Terpene Spotlight: Geraniol

Perfumes are the feelings of flowers…

–Heinrich Heine

If that is true, it’s safe to say that geraniums feel quite affectionate toward their fellow creatures. The almost rose-like scent of geraniums is created by the abundant levels of geraniol, also known as lemonol. (This also explains why I hum a happy little tune when it’s time to zest lemons.)

Due to its wonderful scent, geraniol is frequently used in perfumes, cosmetics, and food flavorings. It effectively repels mosquitos (it’s one of the primary components of citronella oil), but it attracts bees.

Therapeutic Uses of Geraniol

This study is a very thorough look at geraniol. It includes something I’ve never seen before: the effective doses of geraniol for a variety of cancers. It might be worthwhile to share that chart with your treatment team, but these studies are still preliminary at best. Under no circumstances should anyone attempt to use this information as a substitute for medical care.

Cannabis Strains with Geraniol

Geraniol frequently appears in strains high in linalool.

  • Afghani
  • Amnesia Haze
  • Great White Shark
  • Headband
  • Island Sweet Skunk
  • Lavender
  • Master Kush
  • OG Shark

Other Sources of Geraniol

lemon blueberry goo drop

  • Bergamot
  • Blackberries
  • Blueberries
  • Carrots
  • Coriander
  • Geraniums
  • Lavender
  • Lemons
  • Limes
  • Nutmeg
  • Oranges
  • Roses
  • Thyme

Geraniol as a Functional Ingredient

While our Gold Country Afgoo isn’t a good source of geraniol, we still wanted to incorporate this powerful terpene into our products. That inspired us to create our Lemon Blueberry Goo Drop. Both lemons and blueberries are good sources of geraniol, which helps make them such great antioxidants. This truffle is a delicious way to treat inflammation.

lemon blueberry cake

Image source: Mel’s Kitchen Cafe

How to Eat More Geraniol

This cake from Mel’s Kitchen Cafe is one of my favorites. It’s moist and delicious and completely worth the time and effort.

Lemon Blueberry Cake with Whipped Lemon Cream Frosting

Ingredients

Lemon Blueberry Cake
  • 1 cup (2 sticks, 8 ounces) butter, softened to room temperature
  • 1 3/4 cups (13 ounces) granulated sugar
  • 1 tablespoon fresh lemon zest
  • 4 large eggs (7 ounces), room temperature
  • 2 teaspoons vanilla extract
  • 2 1/2 cups (12.5 ounces) all-purpose flour
  • 2 teaspoons baking powder
  • 1/4 teaspoon baking soda
  • 1/2 teaspoon salt
  • 1 cup buttermilk
  • 1/2 cup fresh lemon juice (from about 3 lemons)
  • 2 cups (12 ounces) fresh or frozen blueberries (do not thaw if frozen)
  • 2 tablespoons all-purpose flour
Whipped Lemon Cream Cheese Frosting
  • 12 ounces cream cheese, softened to room temperature
  • 1/2 cup (1 stick, 4 ounces) butter, softened to room temperature
  • 4 1/2 cups (18 ounces) powdered sugar
  • 1 to 2 teaspoons fresh lemon zest
  • 1 tablespoon fresh lemon juice
  • 2 tablespoons heavy cream
Garnish
  • Fresh lemon slices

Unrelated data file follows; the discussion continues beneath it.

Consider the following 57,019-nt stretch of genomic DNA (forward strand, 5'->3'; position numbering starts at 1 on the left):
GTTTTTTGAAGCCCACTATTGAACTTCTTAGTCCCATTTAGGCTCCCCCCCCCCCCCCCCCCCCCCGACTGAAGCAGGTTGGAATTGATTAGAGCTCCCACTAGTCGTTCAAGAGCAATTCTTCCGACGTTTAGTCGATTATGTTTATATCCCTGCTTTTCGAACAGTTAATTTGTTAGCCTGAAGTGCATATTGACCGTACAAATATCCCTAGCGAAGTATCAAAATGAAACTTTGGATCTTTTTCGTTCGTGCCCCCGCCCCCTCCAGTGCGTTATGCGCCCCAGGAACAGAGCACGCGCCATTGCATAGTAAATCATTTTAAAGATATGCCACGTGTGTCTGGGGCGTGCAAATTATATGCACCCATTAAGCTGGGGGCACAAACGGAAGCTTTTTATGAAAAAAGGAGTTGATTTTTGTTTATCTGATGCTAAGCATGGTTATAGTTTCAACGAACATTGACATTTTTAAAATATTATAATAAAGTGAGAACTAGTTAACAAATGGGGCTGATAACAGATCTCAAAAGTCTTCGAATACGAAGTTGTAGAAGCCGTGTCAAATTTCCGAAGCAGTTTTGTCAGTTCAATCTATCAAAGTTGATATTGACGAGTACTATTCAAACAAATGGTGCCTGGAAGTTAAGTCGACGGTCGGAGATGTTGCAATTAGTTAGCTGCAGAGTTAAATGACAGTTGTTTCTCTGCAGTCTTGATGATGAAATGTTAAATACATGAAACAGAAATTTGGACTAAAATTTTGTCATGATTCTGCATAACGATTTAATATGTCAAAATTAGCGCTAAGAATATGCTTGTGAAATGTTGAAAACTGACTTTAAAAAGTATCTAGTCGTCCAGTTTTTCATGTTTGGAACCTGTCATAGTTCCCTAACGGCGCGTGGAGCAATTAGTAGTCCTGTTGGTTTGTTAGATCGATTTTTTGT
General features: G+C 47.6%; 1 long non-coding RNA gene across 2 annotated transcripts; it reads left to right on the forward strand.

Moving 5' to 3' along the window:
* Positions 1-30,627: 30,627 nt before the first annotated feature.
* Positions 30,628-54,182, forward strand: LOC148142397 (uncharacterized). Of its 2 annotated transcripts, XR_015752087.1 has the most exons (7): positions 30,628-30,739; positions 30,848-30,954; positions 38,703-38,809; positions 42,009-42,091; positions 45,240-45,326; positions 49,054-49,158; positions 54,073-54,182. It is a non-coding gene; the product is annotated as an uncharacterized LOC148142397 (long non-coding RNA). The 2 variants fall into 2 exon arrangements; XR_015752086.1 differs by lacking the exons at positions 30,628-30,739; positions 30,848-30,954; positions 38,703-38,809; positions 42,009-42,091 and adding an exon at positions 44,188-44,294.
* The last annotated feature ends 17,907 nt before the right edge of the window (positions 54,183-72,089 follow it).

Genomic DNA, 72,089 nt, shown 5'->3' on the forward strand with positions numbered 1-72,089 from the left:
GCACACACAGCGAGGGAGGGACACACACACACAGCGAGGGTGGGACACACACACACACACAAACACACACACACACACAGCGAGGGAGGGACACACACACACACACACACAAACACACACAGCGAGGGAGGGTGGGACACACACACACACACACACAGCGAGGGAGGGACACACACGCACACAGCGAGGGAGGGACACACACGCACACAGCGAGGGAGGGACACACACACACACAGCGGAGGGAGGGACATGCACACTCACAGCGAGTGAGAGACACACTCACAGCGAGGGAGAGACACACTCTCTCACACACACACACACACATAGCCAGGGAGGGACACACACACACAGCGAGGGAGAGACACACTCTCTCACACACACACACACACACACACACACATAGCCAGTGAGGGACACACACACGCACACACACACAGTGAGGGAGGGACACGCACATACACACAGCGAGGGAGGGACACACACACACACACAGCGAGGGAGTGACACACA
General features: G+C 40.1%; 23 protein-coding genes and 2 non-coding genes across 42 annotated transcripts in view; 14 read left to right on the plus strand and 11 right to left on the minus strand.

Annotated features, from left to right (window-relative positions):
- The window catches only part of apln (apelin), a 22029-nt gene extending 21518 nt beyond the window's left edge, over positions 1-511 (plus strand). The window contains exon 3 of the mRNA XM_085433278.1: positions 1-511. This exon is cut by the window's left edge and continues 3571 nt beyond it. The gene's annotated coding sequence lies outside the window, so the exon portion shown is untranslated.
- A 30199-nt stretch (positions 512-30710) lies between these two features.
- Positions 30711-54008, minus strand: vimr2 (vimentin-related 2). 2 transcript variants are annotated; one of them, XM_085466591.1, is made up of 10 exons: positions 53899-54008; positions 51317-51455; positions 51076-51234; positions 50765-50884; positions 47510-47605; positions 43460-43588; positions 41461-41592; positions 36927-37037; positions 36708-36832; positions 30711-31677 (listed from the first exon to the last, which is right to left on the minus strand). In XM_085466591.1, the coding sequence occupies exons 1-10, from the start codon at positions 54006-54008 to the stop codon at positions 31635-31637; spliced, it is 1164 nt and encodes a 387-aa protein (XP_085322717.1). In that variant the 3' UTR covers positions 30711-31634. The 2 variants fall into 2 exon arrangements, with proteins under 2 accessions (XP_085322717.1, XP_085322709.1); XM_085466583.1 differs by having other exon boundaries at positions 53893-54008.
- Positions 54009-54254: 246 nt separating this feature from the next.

• Fresh blueberries

Directions

  1. Preheat the oven to 350 degrees. Line the bottom of two 9-inch round cake pans with at least 2-inch sides with parchment paper and coat with nonstick cooking spray. Set aside.
  2. In a large bowl with an electric mixer (or in the bowl of an electric mixer fitted with the paddle attachment), cream together the butter, sugar and lemon zest until light and fluffy, 4-5 minutes. (Don’t cut down the time on this step.)
  3. Add the eggs and vanilla until well-combined, 1-2 minutes, scraping down the sides of the bowl as needed.
  4. In a separate bowl, whisk together the flour, baking powder, soda, and salt. Stir the dry mixture into the wet ingredients and mix on low speed until just combined and a few dry streaks remain.
  5. Add the buttermilk and lemon juice to the batter, and stir by hand, folding the batter until just combined.
  6. In another bowl, toss the blueberries with the 2 tablespoons flour. Add the blueberries and remnants of flour to the batter and fold in by hand with a spatula or wooden spoon until just combined. Overmixing may result in a tough, dry cake.
  7. Spread the batter evenly into the prepared pans and bake for 35-40 minutes until just baked through. The top will spring back lightly to the touch and a toothpick inserted in the center should come out with moist crumbs but not wet batter.
  8. Let the cakes cool for 5-10 minutes in the pans before turning them out onto a cooling rack to cool completely.
  9. For the frosting, whip the cream cheese and butter together with a handheld electric mixer or with an electric stand mixer fitted with the paddle attachment until light and fluffy, 2-3 minutes. Add the powdered sugar, lemon zest and lemon juice and mix on low speed (so the powdered sugar doesn’t fly everywhere) until combined. Increase the speed to medium and mix until creamy, 1-2 minutes. Add the heavy cream and whip the frosting until very light and fluffy, 2-3 minutes.
  10. When the cake has cooled completely, place one round on a platter or plate and spread the top evenly with frosting. Place the other cake round upside down on the frosting and press just lightly. Continue frosting with a thin spatula or offset spatula until the top and sides of the cake are evenly frosted. Garnish with blueberries and lemon slices, if desired.
  11. This cake, once frosted, lasts very well in the refrigerator for several days.

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